Constitutional conservatives, especially, should want Electoral Count Act reform, because they should be the first to understand that the law is plainly unconstitutional. Nothing in the Constitution empowers Congress to decide the validity of the electoral slates submitted by the states. In fact, the Constitution gives Congress no role whatsoever in choosing the president, save in the circumstance where no presidential candidate receives a majority of the electoral votes cast.
Trump acolytes like Mr. Cruz and Mr. Hawley should appreciate the need to reform this unconstitutional law. They are also politically smart enough to understand that however likely it is that the Republican presidential candidate will lose in 2024, it is just as likely that he or she will win. Attempts to time reform based on handicapping the quadrennial presidential election are futile, and no Republican should want to be an accessory to any successful attempt to overturn the next election — including an effort by Democrats to exploit the law.
If the Republicans want to prevent the Electoral Count Act from being exploited in 2024, several fundamental reforms are needed. First, Congress should formally give the federal courts, up to and including the Supreme Court, the power to resolve disputes over state electors and to ensure compliance with the established procedures for selecting presidential electors — and require the judiciary’s expeditious resolution of these disputes. Congress should then require itself to count the votes of electors that the federal courts have determined to be properly certified under state law.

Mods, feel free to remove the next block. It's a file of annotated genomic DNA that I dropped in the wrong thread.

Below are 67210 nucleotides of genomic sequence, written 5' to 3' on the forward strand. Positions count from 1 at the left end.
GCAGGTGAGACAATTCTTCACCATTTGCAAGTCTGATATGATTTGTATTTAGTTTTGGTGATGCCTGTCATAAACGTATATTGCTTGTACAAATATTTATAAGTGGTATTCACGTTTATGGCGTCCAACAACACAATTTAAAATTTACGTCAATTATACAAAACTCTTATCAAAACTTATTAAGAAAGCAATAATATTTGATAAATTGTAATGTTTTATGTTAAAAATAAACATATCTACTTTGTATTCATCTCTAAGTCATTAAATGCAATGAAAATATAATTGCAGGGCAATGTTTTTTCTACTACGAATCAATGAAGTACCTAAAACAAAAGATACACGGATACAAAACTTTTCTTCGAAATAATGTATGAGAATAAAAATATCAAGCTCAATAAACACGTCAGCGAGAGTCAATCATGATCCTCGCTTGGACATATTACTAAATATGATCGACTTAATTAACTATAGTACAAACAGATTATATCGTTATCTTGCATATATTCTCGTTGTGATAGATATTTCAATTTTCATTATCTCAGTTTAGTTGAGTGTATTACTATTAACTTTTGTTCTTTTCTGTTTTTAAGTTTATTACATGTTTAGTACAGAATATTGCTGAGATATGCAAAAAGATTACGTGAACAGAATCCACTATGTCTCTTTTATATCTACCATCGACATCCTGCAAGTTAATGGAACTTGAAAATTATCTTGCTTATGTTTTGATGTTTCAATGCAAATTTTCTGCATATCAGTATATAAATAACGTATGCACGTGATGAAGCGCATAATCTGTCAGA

Congress should also increase the number of members required both to voice an objection and to sustain one to as high a number as politically palatable. At the moment, only one member of each chamber is necessary to send an objection to the Senate and House for debate and resolution — an exceedingly low threshold that proved a deadly disservice to the country and the American people during the last election.
Currently, Congress has the power under Article II and the Necessary and Proper Clause to prevent states from changing the manner by which their electors are appointed after the election, but it has not clearly exercised that authority to prevent such postelection changes. It should do so.
Finally, the vice president’s important, but largely ministerial, role in the joint session where the electoral votes are counted should once and for all be clarified.
It is hardly overstatement to say that the future of our democracy depends on reform of the Electoral Count Act. Republicans and Democrats need to put aside their partisan differences long enough to fix this law before it enables the political equivalent of a civil war three years hence. The law is offensive to Republicans in constitutional and political principle, officiously aggrandizing unto Congress the constitutional prerogatives of the states. It is offensive to Democrats because it…
Read More: Opinion | The Conservative Case for Reforming the Electoral Count Act